The thing that is haunting me is that it is my father’s memorial service tomorrow and I am not going. I can’t. I have hit the wall. There is absolutely no physical way that I can get in the car and bash down the M6 for the third time in a month. There is no emotional way I can sit in the fourth church in four weeks and think of someone who is no longer alive. For some reason, the thing has been arranged to come very quickly after his death. I see now why people have memorials six months or so after. The loss then is in its place; the layer of skin that has been stripped away has begun to grow back. One may sit and celebrate and remember with ease and laughter. It is still too soon for that. It would be another of those hours of sitting up straight with the mad staring eyes, open very wide to try and stop the tears falling.

I know that it is the right decision. It is the only possible decision. But I also know that tomorrow I shall wake up and be filled with a sudden, wild regret.

Still, I said goodbye. It was a fine farewell. It was a good funeral, with just the correct balance of love and solemnity and smiles and grace. This one will be a much bigger affair, planned more like a party. I am not ready yet for a party. Perhaps I shall have one of my own, in September, when I am ready, even if it only takes place in the privacy of my own head.


Here is my blackbird:

31 May 1

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Here is what I could see while I was sitting under my tree:

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Back in the garden, the dog roses are out:

31 May 9-1

The first honeysuckle buds have appeared:

31 May 9-2

The blowsy old oriental poppies, which I used to loathe and now adore, are doing their best imitation of alien creatures from another galaxy:

31 May 9-3

Do let's hope they come in peace:


I love this little plant, and cannot quite remember its name. Could it be nepeta? I know one of you will know:

31 May 9-5

And finally, these beauties arrived this morning, bursting into flower overnight. They are from bulbs, and I have no memory of having planted them, although I have a terrible habit of buying packets on a whim, throwing them into the ground, and then erasing all recollection from my mind. Whatever they are, and wherever they came from, they feel like magic to me, because they were not there yesterday, and today they are, like an amulet or a sign:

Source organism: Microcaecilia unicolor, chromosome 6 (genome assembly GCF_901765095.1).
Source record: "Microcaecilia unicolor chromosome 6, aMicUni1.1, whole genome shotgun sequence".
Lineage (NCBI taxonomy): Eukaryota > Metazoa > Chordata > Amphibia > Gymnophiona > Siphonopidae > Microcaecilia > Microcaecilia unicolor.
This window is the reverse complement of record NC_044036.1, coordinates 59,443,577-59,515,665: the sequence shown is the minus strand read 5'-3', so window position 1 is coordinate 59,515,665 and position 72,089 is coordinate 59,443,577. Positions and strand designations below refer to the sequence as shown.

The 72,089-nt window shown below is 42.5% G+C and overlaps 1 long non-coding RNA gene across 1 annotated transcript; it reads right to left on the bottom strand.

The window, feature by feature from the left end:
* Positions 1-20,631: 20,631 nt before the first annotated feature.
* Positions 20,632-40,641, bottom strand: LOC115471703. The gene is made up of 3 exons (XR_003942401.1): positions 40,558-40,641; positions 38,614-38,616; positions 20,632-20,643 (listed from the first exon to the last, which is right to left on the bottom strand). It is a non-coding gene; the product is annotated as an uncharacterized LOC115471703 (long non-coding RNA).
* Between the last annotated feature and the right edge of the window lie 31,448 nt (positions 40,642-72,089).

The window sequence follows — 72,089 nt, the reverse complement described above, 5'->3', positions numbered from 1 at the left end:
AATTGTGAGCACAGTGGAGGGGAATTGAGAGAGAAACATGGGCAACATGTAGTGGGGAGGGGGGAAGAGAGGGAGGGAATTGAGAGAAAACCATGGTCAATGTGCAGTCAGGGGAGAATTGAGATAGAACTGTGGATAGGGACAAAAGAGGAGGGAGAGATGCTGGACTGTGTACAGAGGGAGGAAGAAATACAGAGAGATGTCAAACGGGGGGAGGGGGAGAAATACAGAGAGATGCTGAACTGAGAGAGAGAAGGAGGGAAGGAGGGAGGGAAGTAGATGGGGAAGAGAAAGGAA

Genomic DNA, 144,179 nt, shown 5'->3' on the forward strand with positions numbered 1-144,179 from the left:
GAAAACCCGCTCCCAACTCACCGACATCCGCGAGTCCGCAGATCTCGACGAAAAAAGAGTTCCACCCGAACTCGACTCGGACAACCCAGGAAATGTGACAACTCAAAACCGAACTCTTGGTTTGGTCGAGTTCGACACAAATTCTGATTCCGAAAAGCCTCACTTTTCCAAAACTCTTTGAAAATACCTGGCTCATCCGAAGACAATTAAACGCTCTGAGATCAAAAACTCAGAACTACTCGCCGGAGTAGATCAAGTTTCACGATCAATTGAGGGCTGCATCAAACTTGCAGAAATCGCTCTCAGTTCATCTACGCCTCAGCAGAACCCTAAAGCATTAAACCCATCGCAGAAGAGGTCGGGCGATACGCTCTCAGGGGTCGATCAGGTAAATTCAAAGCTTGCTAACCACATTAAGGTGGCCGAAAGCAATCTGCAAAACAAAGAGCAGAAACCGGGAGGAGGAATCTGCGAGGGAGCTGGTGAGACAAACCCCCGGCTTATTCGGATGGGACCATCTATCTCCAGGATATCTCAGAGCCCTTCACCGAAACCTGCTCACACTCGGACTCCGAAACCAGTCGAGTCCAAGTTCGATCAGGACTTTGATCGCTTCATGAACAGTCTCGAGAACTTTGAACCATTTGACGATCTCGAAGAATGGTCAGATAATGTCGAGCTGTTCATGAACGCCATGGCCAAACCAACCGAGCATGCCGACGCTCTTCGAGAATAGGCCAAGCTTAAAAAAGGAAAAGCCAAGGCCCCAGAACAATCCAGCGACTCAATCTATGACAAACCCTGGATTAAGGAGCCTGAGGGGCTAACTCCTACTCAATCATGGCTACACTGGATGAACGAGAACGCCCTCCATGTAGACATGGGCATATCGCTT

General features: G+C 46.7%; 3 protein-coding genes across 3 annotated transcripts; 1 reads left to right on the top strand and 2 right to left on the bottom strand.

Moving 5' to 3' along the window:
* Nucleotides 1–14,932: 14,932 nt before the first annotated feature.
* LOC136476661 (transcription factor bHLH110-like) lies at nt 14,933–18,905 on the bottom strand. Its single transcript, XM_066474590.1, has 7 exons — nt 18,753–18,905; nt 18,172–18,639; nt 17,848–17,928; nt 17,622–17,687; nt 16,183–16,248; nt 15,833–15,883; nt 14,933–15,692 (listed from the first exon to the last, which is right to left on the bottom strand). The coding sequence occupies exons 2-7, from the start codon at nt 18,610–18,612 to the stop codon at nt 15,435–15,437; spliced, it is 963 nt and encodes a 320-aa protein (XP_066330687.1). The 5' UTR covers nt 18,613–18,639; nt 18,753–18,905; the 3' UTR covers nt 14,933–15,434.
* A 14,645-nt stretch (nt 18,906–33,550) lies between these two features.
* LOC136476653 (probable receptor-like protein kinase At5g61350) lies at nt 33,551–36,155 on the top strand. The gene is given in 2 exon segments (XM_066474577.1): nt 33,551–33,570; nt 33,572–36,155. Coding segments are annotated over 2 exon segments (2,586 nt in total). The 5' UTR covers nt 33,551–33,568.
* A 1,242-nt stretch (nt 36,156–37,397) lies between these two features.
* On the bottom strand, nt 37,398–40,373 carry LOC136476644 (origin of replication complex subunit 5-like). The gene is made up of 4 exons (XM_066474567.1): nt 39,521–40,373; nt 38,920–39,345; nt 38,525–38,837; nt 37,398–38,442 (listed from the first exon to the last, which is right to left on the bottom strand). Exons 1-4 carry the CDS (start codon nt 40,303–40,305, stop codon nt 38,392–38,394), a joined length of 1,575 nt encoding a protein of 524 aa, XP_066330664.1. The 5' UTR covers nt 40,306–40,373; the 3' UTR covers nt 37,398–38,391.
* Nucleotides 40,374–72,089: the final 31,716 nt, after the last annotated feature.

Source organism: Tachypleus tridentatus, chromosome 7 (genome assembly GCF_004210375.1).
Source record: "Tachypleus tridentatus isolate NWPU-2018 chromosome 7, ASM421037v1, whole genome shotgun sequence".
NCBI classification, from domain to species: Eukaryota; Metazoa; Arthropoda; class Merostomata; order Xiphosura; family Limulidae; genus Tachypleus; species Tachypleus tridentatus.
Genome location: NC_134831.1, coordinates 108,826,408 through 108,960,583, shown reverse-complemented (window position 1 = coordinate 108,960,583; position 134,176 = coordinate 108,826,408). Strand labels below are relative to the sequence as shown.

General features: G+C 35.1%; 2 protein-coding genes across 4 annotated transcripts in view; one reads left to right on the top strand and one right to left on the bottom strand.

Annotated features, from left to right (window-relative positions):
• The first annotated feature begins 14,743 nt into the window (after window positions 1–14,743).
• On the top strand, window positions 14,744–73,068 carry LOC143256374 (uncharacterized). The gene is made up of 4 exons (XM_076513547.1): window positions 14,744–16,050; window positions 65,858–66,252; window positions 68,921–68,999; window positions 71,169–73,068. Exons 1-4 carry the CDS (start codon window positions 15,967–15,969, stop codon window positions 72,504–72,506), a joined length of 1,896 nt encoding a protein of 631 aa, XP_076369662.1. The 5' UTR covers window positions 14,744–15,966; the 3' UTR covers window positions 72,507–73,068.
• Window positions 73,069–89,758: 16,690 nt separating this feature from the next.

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The view to the south, with the light falling over the curving hills:

31 May 12

The Pigeon, so beautiful I had to take her twice:

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Today's hill, in panorama:

31 May 16

Monday, 30 May 2011


Posted by Tania Kindersley.

I eat bacon and soda bread toast for breakfast. I have a small moment of panic when I temporarily mislay the Marmite. A house without Marmite in it is unthinkable. I read in the paper a restrained and touching piece by a father who has just lost his son in Afghanistan. At the end, he writes:

'But, God knows, I loved you Sam and always will. And, if a faraway nondescript patch of rock and dust has claimed your flesh and blood, it can never claim your spirit, never destroy the bonds we had.'

This makes me cry. I had read the obituary for Marine Sam Alexander in the Helmand Blog, which I follow, a couple of days ago. When the deaths of the young soldiers are reported, it always makes me shed a silent tear. Now, they touch me in a very slightly different way. It is not that I can ever know what it is like to have a child shot to death or blown to bits. I cannot imagine the courage of Stuart Alexander, who, in the raw ravages of his grief, can still compose lovely sentences in honour of his son. But after the three funerals of May, I am closer to death. I am in the park.

I start to understand that tears are a daily, usual thing. They are not finite. They come and go, and I learn to let them, and not be frightened.